Eh. I don't know that I would agree with that thread. Frankly, LA has lousy fish that is also expensive most places and SMS is more reliable than most. It isn't as good as it should be frankly and it isn't nearly as good as it was at its old location. But the fish is probably much better quality than you'll buy anywhere around there and good fish costs money. I really think their service and cutting is inferior to what it should be as well.

                          My MIL brought us some halibut a few weeks ago at $40 a pound and I was livid when I opened the package to see the dog's lunch in slices. Now, she should never have accepted those pieces at those prices and they never should have sold it. At least with a place with McCalls you pay top dollar and get top quality and it isn't out of a slasher movie.

                          I know, lukewarm praise. But the competition is worse.

                          1. re: JudiAU

                            As a fish lover let me dive in. I agree that finding fresh fish in LA is depressing. There's a fish guy at the Culver City farmers market who has the best fish I've been able to find. Also the best shrimp. But I have questions about his scale, so keep an eye on him. Next best source that I've found is Quality Seafood at the Redondo Pier. Fair prices for their fish and a great selection of live shell fish.

                            1. re: JudiAU

                              Exactly, JudiAU. Totally disappointing. And yet the crowds keep going...

                            2. re: Wayno

                              i'm not sure it's as dire as all that. while we might all wish we had fish markets like seattle, the fact is that hte local catch is very limited -- basically mackerel, sardines and squid. anything else has to be flown in. santa monica seafood is a little higher than most of its competitors for most things (and a LOT higher than, say 99 ranch or marukai), but they do tend to have a really good selection of fish in very good shape. which is not to say that i shop at them very often, but i might if they were around the corner.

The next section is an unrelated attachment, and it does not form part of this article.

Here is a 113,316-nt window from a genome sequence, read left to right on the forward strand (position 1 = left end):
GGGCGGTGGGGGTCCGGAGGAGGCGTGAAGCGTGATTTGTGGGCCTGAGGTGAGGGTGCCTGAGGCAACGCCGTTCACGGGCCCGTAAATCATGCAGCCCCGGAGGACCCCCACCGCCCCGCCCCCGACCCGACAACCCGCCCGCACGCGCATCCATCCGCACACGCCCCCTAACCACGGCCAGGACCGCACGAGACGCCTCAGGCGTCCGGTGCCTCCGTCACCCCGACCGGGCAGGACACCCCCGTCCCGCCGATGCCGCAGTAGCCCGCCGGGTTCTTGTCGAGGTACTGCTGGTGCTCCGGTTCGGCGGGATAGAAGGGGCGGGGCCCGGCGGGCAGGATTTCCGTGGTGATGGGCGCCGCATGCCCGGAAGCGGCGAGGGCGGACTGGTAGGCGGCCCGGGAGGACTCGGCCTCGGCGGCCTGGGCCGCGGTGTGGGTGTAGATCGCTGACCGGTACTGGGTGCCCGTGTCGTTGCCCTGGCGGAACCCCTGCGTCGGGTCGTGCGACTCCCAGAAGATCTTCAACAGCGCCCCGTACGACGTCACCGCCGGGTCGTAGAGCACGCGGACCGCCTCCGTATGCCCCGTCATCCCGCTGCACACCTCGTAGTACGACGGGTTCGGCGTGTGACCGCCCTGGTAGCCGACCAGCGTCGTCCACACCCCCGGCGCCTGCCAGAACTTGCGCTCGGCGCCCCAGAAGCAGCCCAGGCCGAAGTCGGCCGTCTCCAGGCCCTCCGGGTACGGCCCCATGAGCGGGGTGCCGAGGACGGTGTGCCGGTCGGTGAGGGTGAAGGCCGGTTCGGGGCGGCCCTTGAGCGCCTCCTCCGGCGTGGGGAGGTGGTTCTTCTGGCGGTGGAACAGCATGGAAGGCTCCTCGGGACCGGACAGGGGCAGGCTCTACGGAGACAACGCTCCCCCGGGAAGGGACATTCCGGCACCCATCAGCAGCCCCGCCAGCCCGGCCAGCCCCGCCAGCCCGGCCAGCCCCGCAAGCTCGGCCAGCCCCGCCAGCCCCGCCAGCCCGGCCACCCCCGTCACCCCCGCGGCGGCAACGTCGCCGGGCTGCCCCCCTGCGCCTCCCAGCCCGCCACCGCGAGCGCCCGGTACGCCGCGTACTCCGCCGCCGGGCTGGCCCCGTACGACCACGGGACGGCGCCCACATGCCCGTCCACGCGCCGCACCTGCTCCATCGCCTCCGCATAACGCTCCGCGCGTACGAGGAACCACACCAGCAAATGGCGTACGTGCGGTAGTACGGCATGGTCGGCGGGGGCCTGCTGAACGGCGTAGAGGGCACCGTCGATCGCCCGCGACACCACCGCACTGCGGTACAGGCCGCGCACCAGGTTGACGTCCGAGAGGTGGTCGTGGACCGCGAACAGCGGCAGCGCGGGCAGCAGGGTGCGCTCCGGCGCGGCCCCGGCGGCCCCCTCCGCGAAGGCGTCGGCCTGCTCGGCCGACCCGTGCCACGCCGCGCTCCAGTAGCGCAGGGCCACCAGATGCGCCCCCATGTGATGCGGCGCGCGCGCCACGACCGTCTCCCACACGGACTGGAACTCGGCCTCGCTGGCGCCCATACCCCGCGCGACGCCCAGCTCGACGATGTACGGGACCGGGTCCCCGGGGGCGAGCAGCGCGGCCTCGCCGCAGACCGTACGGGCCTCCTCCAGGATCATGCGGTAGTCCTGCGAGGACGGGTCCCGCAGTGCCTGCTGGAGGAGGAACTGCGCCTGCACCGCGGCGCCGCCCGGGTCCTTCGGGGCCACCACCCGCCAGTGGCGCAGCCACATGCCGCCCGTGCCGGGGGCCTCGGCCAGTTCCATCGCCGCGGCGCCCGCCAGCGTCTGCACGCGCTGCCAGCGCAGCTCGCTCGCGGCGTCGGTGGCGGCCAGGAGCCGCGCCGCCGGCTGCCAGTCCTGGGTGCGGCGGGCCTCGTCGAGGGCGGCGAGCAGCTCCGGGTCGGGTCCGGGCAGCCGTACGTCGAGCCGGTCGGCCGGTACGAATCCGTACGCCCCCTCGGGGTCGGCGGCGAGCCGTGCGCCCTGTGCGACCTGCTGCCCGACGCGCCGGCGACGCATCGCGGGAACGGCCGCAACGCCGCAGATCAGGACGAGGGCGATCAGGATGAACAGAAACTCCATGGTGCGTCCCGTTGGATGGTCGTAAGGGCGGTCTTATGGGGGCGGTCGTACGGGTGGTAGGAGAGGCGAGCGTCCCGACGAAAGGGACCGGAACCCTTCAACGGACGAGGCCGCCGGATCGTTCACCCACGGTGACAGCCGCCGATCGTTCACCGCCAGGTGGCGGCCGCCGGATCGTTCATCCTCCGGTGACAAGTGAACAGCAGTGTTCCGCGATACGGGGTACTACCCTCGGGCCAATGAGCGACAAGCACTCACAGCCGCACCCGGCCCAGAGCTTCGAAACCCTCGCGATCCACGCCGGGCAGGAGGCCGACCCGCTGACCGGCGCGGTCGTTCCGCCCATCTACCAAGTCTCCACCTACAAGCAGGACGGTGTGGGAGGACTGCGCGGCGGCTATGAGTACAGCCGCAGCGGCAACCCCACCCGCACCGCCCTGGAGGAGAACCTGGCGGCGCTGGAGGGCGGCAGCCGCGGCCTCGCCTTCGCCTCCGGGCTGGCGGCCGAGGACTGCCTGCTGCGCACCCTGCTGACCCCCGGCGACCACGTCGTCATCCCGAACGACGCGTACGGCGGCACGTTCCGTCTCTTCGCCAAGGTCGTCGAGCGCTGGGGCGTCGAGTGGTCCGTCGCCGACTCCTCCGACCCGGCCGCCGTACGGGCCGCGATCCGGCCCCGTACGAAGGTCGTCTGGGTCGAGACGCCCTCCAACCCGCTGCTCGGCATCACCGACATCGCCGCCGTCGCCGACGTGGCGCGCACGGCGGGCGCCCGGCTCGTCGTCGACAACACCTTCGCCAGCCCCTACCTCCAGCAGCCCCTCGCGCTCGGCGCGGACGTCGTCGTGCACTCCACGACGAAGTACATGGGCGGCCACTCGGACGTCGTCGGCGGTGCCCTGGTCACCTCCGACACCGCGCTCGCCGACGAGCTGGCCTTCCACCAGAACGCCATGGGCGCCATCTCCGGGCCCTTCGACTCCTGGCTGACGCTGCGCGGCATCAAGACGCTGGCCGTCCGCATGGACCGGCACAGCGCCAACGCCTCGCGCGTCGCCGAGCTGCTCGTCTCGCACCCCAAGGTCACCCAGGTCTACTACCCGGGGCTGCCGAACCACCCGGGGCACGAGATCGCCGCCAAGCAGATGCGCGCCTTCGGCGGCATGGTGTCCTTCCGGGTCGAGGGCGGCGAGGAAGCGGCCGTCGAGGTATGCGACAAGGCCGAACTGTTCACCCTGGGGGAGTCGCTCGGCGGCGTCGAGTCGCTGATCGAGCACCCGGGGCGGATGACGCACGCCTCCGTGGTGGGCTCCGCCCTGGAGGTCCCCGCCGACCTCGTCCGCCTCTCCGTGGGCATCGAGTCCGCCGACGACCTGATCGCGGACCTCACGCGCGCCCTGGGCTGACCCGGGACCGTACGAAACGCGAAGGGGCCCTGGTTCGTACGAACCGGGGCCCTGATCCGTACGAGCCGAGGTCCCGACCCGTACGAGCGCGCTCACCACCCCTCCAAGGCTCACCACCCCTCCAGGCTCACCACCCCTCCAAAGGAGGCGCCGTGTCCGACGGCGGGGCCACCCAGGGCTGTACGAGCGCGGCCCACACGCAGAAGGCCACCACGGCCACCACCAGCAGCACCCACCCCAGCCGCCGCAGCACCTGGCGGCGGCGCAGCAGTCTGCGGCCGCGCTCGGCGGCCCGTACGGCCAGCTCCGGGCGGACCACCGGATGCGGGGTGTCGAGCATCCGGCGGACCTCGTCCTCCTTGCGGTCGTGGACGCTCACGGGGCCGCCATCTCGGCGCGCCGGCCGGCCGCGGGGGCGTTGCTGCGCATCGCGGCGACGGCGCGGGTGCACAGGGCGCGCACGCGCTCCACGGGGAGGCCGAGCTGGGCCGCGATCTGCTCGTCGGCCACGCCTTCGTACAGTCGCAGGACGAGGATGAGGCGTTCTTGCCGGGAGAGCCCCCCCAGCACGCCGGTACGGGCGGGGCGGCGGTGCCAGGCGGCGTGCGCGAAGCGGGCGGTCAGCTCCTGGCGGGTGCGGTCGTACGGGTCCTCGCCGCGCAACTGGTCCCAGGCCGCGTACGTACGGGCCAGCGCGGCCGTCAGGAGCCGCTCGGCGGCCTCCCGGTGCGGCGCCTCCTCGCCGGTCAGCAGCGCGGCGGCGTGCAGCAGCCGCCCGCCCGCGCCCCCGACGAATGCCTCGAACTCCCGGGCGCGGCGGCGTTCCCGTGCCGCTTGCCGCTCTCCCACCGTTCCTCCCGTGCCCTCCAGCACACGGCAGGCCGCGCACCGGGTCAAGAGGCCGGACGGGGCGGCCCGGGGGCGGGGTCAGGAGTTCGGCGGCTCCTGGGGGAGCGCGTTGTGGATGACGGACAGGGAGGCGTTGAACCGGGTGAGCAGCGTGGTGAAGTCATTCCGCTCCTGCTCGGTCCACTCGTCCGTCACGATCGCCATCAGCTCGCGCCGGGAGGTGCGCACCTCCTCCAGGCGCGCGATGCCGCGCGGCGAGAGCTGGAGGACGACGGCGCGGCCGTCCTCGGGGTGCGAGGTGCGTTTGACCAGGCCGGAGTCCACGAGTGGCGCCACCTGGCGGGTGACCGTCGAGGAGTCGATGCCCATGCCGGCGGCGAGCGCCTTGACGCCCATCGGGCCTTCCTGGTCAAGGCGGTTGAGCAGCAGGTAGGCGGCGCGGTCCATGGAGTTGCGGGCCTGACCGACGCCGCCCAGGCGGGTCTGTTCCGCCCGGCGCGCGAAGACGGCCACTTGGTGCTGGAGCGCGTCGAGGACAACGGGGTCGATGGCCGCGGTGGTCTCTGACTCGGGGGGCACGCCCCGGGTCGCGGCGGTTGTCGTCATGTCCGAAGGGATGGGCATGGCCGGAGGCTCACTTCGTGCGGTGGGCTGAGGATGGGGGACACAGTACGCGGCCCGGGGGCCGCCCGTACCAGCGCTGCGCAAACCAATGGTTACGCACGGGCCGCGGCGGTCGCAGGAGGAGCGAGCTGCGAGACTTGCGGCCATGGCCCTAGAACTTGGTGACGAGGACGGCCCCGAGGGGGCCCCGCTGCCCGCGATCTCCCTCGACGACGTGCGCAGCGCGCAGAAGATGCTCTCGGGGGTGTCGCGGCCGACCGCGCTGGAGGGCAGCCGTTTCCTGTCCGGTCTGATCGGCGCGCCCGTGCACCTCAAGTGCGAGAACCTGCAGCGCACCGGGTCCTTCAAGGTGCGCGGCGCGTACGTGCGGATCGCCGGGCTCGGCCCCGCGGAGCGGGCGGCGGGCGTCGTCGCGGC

1. re: FED

                                We do have some other local fish caught in the waters off of SoCal: http://newportlanding.com/fishcount.htm and, while I might be wrong, I think that they still take swordfish commercially off of our coast.

                                1. re: Servorg

                                  we do, but fish caught recreationally are usually not available commercially (unless you know somebody who knows somebody!). and there is seasonal albacore and yellowtail (and a heckuva lot of sea urchin from time to time), but those together make up probably 5% of the total commercial catch.

                                  1. re: FED

                                    If you look at the Dory Fleet link I provided above you'll notice that they talk about getting red snapper in for sale (our Red Rock Fish).

                                    1. re: Servorg

                                      I wanted to toss this in the ring. This group fishes at certain times of the year and brings the catch back to the Ventura Harbor to sell to the public.



                              1. re: brewkowski